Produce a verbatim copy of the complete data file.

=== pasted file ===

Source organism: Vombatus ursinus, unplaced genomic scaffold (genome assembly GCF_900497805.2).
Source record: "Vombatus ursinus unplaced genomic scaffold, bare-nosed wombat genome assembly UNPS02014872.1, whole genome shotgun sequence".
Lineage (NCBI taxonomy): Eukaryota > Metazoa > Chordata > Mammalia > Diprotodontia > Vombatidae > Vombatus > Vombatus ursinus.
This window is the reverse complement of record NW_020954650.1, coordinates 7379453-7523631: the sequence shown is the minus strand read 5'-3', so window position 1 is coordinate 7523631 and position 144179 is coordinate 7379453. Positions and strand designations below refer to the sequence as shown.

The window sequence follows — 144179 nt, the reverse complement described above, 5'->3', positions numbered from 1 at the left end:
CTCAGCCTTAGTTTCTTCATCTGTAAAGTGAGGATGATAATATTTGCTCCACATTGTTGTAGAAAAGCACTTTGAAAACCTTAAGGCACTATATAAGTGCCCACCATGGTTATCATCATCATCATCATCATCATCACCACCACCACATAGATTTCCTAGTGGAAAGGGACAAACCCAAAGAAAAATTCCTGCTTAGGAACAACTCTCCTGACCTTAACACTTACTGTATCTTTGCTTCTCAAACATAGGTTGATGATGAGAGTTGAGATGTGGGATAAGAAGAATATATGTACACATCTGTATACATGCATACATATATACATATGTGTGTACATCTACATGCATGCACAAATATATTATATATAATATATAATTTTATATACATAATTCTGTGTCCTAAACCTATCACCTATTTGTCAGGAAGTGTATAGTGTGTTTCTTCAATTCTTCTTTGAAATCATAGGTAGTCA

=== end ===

Source organism: Vombatus ursinus, unplaced genomic scaffold (genome assembly GCF_900497805.2).
Source record: "Vombatus ursinus unplaced genomic scaffold, bare-nosed wombat genome assembly UNPS02014872.1, whole genome shotgun sequence".
Lineage (NCBI taxonomy): Eukaryota > Metazoa > Chordata > Mammalia > Diprotodontia > Vombatidae > Vombatus > Vombatus ursinus.
This window is the reverse complement of record NW_020954650.1, coordinates 7379453-7523631: the sequence shown is the minus strand read 5'-3', so window position 1 is coordinate 7523631 and position 144179 is coordinate 7379453. Positions and strand designations below refer to the sequence as shown.

The window sequence follows — 144179 nt, the reverse complement described above, 5'->3', positions numbered from 1 at the left end:
CTCAGCCTTAGTTTCTTCATCTGTAAAGTGAGGATGATAATATTTGCTCCACATTGTTGTAGAAAAGCACTTTGAAAACCTTAAGGCACTATATAAGTGCCCACCATGGTTATCATCATCATCATCATCATCATCACCACCACCACATAGATTTCCTAGTGGAAAGGGACAAACCCAAAGAAAAATTCCTGCTTAGGAACAACTCTCCTGACCTTAACACTTACTGTATCTTTGCTTCTCAAACATAGGTTGATGATGAGAGTTGAGATGTGGGATAAGAAGAATATATGTACACATCTGTATACATGCATACATATATACATATGTGTGTACATCTACATGCATGCACAAATATATTATATATAATATATAATTTTATATACATAATTCTGTGTCCTAAACCTATCACCTATTTGTCAGGAAGTGTATAGTGTGTTTCTTCAATTCTTCTTTGAAATCATAGGTAGTCA